Science Spectacle

On Friday 8 December, come to Marineterrein next to the iconic NEMO Science Museum building in Amsterdam for a show on and around the water that will surely make a splash! Three stunning scientific experiments will be performed live at this location.

Unique event in the open air

NEMO Science Museum’s 100th birthday will be celebrated in many different ways, but this is definitely the most extraordinary: a unique outdoor spectacle on Friday 8 December. NEMO will be performing three famous — and spectacular! — experiments live in the open air.

Three surprising feats

On the water between NEMO and the Marineterrein, a real boat will be lifted up using an ordinary vacuum cleaner. A gigantic wheel will go up into the air. And a real rocket will be launched. Science journalist Anna Gimbrère and scientist Noor Abdulhussain will be presenting this extraordinary show.

Everyone can watch free of charge

The NEMO Science Spectacle is free of charge and can be watched from the quay at the Marineterrein in Amsterdam. There’s no need to register for the event, but of course it could get busy. So make sure to be on time. See you there!

Date and time: Friday 8 December at 18.30
Duration: 30 minutes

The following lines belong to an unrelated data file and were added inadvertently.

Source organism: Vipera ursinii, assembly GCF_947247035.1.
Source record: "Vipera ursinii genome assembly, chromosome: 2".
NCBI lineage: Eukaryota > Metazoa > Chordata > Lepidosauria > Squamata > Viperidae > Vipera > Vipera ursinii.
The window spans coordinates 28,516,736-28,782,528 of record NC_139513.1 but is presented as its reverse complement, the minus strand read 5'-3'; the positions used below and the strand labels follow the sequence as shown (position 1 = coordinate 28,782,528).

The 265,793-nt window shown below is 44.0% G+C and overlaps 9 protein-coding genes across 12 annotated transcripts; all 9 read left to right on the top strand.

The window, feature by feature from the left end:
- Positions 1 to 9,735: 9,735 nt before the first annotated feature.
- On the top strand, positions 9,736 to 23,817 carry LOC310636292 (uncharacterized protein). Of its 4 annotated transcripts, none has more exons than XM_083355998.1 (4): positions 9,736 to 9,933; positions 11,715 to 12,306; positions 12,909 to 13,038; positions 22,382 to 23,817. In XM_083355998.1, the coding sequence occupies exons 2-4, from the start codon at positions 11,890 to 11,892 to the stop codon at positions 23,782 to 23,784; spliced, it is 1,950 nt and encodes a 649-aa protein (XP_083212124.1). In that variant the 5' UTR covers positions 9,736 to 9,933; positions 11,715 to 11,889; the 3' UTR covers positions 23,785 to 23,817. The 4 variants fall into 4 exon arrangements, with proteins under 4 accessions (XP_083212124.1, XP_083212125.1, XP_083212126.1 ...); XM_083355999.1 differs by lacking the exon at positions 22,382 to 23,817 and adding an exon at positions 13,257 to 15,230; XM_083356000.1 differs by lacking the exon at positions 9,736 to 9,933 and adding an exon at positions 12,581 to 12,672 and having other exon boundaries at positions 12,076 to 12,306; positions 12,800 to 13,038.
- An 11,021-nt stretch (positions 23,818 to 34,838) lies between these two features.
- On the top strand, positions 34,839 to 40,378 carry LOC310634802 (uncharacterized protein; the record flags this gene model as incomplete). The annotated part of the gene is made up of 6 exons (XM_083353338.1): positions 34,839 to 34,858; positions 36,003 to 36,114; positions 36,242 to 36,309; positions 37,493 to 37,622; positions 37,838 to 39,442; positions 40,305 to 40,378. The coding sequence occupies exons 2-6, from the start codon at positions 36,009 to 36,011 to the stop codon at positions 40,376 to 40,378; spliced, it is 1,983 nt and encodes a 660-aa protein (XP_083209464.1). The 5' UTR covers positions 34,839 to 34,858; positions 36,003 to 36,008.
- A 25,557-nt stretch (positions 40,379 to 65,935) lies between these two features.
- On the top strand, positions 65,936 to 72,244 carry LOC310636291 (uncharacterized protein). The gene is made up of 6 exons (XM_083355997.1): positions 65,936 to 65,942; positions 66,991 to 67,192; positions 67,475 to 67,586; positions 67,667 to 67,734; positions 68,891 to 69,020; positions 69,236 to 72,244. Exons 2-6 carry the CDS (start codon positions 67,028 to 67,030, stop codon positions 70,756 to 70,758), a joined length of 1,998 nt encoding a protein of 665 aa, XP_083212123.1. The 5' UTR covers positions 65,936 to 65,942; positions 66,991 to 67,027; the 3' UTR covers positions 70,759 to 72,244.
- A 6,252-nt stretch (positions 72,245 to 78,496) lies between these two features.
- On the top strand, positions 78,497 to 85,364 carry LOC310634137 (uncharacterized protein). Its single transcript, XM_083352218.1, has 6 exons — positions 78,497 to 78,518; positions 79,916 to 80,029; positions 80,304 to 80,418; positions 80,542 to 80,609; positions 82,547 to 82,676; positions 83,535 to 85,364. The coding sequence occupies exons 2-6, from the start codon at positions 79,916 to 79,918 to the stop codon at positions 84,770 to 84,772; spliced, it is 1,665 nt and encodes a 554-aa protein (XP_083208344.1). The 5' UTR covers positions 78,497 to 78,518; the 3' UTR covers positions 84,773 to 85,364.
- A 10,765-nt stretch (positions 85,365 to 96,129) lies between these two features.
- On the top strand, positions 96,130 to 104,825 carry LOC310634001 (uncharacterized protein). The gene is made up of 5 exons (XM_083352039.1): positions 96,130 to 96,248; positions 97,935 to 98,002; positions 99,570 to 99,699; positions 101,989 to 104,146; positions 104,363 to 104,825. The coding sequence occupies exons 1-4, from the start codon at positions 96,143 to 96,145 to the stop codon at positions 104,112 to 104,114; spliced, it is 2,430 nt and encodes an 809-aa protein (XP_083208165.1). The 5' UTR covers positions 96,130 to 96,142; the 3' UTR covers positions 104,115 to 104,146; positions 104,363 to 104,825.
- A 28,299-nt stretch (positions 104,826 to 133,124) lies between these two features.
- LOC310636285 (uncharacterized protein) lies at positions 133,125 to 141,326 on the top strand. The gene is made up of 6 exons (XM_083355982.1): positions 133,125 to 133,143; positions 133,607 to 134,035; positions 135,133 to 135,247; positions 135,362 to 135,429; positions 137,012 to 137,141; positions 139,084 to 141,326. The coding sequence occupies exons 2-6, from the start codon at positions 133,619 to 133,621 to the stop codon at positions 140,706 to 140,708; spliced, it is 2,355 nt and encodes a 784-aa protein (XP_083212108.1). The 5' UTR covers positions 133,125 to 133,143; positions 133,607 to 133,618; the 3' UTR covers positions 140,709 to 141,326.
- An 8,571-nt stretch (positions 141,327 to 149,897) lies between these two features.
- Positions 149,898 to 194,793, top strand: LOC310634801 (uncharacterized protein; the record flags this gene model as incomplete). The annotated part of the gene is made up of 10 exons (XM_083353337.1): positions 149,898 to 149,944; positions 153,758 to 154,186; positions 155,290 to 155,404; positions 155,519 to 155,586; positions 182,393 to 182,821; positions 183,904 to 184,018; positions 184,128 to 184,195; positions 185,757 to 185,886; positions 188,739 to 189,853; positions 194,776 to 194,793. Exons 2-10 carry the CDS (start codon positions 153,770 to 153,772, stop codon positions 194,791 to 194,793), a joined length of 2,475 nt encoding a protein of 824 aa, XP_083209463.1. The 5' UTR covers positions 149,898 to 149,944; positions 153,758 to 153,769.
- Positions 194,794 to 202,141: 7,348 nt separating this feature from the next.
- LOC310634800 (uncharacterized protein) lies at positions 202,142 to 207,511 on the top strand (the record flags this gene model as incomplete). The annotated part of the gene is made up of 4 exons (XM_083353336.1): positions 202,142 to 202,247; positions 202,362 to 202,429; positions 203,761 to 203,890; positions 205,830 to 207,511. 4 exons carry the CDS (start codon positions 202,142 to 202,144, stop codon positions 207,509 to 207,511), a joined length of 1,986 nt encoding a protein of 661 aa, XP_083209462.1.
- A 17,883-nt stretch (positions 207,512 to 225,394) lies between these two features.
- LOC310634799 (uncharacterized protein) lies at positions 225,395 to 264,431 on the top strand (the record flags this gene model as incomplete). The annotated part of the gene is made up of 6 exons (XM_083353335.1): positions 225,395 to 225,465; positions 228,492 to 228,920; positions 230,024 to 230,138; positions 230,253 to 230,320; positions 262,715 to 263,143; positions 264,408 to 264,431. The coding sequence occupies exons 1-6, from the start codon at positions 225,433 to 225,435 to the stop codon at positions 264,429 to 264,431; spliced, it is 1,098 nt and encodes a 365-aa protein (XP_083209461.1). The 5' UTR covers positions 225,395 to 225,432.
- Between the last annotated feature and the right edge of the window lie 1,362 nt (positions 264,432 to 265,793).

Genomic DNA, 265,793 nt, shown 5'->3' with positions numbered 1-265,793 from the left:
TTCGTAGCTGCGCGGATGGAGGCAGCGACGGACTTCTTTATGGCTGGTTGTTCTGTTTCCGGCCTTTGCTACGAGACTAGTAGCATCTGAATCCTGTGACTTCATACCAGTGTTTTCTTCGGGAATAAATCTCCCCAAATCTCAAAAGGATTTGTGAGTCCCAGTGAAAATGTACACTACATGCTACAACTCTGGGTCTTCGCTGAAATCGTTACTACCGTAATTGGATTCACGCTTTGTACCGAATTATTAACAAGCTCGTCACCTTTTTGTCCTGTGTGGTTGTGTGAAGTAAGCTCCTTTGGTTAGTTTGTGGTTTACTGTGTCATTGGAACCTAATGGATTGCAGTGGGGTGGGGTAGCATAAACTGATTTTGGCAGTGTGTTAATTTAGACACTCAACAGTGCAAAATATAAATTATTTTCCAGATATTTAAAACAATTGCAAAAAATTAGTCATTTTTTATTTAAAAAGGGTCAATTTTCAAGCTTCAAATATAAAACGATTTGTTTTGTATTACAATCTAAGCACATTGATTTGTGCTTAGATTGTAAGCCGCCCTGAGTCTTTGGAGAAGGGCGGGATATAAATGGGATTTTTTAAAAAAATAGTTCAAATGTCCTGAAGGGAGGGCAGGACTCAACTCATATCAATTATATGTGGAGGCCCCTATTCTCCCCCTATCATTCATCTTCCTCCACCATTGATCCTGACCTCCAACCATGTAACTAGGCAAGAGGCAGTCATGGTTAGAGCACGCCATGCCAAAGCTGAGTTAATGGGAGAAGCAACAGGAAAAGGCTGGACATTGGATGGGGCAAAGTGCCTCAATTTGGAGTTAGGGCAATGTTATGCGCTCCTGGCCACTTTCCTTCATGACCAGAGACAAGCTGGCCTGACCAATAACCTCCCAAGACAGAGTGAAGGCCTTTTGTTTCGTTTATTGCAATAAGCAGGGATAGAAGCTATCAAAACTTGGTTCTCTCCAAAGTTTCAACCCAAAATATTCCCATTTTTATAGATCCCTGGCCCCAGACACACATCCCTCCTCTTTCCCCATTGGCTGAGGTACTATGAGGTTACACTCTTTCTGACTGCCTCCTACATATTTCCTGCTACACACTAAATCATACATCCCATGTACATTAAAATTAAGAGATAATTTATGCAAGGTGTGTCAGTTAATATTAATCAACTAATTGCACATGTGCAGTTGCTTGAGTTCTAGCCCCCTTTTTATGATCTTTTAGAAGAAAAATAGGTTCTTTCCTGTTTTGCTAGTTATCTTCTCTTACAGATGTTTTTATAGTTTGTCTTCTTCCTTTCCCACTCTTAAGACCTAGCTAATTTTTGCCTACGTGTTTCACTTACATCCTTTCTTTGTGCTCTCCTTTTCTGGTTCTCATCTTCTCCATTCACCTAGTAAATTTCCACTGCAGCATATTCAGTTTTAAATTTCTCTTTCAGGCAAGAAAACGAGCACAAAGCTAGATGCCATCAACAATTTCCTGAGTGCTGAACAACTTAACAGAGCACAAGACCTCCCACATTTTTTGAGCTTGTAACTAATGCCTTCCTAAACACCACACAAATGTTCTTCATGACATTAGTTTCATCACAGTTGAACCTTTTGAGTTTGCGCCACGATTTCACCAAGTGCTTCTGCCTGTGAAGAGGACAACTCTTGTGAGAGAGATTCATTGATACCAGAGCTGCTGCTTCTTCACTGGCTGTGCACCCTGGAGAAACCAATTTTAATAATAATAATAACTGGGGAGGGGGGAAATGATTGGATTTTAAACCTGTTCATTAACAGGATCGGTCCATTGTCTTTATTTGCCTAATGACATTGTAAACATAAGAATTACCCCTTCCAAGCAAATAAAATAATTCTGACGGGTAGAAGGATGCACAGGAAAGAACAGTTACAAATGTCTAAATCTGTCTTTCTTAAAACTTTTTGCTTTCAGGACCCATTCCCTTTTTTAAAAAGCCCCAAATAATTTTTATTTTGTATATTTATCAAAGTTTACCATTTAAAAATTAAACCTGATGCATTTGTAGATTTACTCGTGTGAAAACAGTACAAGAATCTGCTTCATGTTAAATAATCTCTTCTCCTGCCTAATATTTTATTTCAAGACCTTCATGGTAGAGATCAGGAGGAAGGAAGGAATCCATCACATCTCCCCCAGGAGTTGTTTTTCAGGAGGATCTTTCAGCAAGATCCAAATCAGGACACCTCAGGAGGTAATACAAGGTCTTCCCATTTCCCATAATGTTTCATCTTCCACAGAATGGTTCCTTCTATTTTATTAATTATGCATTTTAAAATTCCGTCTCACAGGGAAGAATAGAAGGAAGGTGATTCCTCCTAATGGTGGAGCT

Location for visitors: Marineterreinkade, accessible from 17.45
Entrance: free of charge

Why? To celebrate curiosity!

NEMO has incited visitors’ curiosity for 100 years. The scientific principles that will be demonstrated on 8 December are the conservation of momentum, vacuum and air pressure. Principles that are all around us in various ways in our daily lives and that were discovered by asking questions, through experimentation and by making mistakes that help us learn more.

The wheel that wants to keep spinning in the same direction

The experiment with the giant wheel is based on the law of the conservation of momentum. This principle states that if a wheel with a certain mass revolves around its own axis, it will want to continue spinning in the same direction and will not fall over. This principle was already applied in the gyroscope invented by Léon Foucault in 1851.

The sphere that sixteen horses cannot pull apart

Otto van Guericke, mayor of Magdeburg, was already studying the phenomenon of vacuum back in 1654. Using his self-made vacuum pump, he pumped the air out of two copper hemispheres. Due to the vacuum seal, the two halves were pushed together to make a sphere that could not be pulled apart even by sixteen horses. This principle will be demonstrated using a four-metre-long boat… and a simple vacuum cleaner.

The rocket that outsmarts gravity

To demonstrate the principle of thrust, a large rocket measuring two metres will be used. In order to shoot a rocket into space, a force is needed that is stronger than gravity. Although the first-ever fireworks were shot up into the air one thousand years ago, it took until 1915 for the first rocket with the potential of reaching space to be invented by US citizen Robert Goddard. He improved the emission of gases and air to create more thrust than ever before.